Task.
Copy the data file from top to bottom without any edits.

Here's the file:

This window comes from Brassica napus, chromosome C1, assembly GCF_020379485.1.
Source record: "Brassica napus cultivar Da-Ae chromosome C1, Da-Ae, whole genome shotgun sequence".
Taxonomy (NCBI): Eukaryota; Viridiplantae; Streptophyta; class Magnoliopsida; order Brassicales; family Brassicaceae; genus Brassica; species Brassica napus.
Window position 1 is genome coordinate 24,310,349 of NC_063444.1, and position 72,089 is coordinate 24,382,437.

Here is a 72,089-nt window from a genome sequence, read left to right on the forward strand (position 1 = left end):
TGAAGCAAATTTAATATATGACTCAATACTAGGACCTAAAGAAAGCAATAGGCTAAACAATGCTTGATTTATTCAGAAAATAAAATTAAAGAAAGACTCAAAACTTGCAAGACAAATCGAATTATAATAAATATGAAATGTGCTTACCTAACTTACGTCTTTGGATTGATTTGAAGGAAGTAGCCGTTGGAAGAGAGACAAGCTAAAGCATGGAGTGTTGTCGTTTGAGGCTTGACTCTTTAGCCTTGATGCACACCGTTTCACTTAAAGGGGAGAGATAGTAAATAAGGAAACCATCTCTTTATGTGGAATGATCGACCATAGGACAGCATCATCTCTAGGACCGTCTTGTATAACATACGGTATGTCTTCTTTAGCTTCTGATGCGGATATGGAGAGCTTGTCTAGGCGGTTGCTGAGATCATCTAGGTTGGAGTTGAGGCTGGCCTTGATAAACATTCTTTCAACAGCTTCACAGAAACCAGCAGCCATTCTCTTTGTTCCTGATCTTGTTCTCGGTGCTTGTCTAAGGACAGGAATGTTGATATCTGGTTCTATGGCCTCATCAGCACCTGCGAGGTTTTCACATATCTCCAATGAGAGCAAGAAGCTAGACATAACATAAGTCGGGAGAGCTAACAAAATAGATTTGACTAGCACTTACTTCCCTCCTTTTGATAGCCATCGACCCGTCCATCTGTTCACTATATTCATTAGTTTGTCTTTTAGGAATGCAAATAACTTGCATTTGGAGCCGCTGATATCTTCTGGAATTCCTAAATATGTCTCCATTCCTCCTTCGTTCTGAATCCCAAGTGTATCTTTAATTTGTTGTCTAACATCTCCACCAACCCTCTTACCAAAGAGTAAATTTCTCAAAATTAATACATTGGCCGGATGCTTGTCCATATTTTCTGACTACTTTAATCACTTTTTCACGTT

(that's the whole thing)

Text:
This window comes from Brassica napus, chromosome C1, assembly GCF_020379485.1.
Source record: "Brassica napus cultivar Da-Ae chromosome C1, Da-Ae, whole genome shotgun sequence".
Taxonomy (NCBI): Eukaryota; Viridiplantae; Streptophyta; class Magnoliopsida; order Brassicales; family Brassicaceae; genus Brassica; species Brassica napus.
Window position 1 is genome coordinate 24,310,349 of NC_063444.1, and position 72,089 is coordinate 24,382,437.

Here is a 72,089-nt window from a genome sequence, read left to right on the forward strand (position 1 = left end):
TGAAGCAAATTTAATATATGACTCAATACTAGGACCTAAAGAAAGCAATAGGCTAAACAATGCTTGATTTATTCAGAAAATAAAATTAAAGAAAGACTCAAAACTTGCAAGACAAATCGAATTATAATAAATATGAAATGTGCTTACCTAACTTACGTCTTTGGATTGATTTGAAGGAAGTAGCCGTTGGAAGAGAGACAAGCTAAAGCATGGAGTGTTGTCGTTTGAGGCTTGACTCTTTAGCCTTGATGCACACCGTTTCACTTAAAGGGGAGAGATAGTAAATAAGGAAACCATCTCTTTATGTGGAATGATCGACCATAGGACAGCATCATCTCTAGGACCGTCTTGTATAACATACGGTATGTCTTCTTTAGCTTCTGATGCGGATATGGAGAGCTTGTCTAGGCGGTTGCTGAGATCATCTAGGTTGGAGTTGAGGCTGGCCTTGATAAACATTCTTTCAACAGCTTCACAGAAACCAGCAGCCATTCTCTTTGTTCCTGATCTTGTTCTCGGTGCTTGTCTAAGGACAGGAATGTTGATATCTGGTTCTATGGCCTCATCAGCACCTGCGAGGTTTTCACATATCTCCAATGAGAGCAAGAAGCTAGACATAACATAAGTCGGGAGAGCTAACAAAATAGATTTGACTAGCACTTACTTCCCTCCTTTTGATAGCCATCGACCCGTCCATCTGTTCACTATATTCATTAGTTTGTCTTTTAGGAATGCAAATAACTTGCATTTGGAGCCGCTGATATCTTCTGGAATTCCTAAATATGTCTCCATTCCTCCTTCGTTCTGAATCCCAAGTGTATCTTTAATTTGTTGTCTAACATCTCCACCAACCCTCTTACCAAAGAGTAAATTTCTCAAAATTAATACATTGGCCGGATGCTTGTCCATATTTTCTGACTACTTTAATCACTTTTTCACGTT